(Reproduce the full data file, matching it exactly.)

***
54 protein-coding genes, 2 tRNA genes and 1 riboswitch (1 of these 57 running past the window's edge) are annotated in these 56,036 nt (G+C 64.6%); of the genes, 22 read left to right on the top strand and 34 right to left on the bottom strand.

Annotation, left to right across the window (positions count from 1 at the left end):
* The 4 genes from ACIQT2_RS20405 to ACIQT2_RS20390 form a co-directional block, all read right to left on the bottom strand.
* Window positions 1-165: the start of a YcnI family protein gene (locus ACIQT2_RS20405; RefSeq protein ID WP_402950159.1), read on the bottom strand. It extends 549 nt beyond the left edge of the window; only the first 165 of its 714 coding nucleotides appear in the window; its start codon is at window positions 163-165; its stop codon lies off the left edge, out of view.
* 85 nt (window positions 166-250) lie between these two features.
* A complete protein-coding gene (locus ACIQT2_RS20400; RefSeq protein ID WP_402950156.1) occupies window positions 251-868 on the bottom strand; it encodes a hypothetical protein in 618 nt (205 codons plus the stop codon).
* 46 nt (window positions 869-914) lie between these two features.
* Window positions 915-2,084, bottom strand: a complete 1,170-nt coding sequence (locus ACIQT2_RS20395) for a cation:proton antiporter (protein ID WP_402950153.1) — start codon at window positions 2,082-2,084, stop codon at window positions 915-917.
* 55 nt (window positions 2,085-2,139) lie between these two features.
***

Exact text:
54 protein-coding genes, 2 tRNA genes and 1 riboswitch (1 of these 57 running past the window's edge) are annotated in these 56,036 nt (G+C 64.6%); of the genes, 22 read left to right on the top strand and 34 right to left on the bottom strand.

Annotation, left to right across the window (positions count from 1 at the left end):
* The 4 genes from ACIQT2_RS20405 to ACIQT2_RS20390 form a co-directional block, all read right to left on the bottom strand.
* Window positions 1-165: the start of a YcnI family protein gene (locus ACIQT2_RS20405; RefSeq protein ID WP_402950159.1), read on the bottom strand. It extends 549 nt beyond the left edge of the window; only the first 165 of its 714 coding nucleotides appear in the window; its start codon is at window positions 163-165; its stop codon lies off the left edge, out of view.
* 85 nt (window positions 166-250) lie between these two features.
* A complete protein-coding gene (locus ACIQT2_RS20400; RefSeq protein ID WP_402950156.1) occupies window positions 251-868 on the bottom strand; it encodes a hypothetical protein in 618 nt (205 codons plus the stop codon).
* 46 nt (window positions 869-914) lie between these two features.
* Window positions 915-2,084, bottom strand: a complete 1,170-nt coding sequence (locus ACIQT2_RS20395) for a cation:proton antiporter (protein ID WP_402950153.1) — start codon at window positions 2,082-2,084, stop codon at window positions 915-917.
* 55 nt (window positions 2,085-2,139) lie between these two features.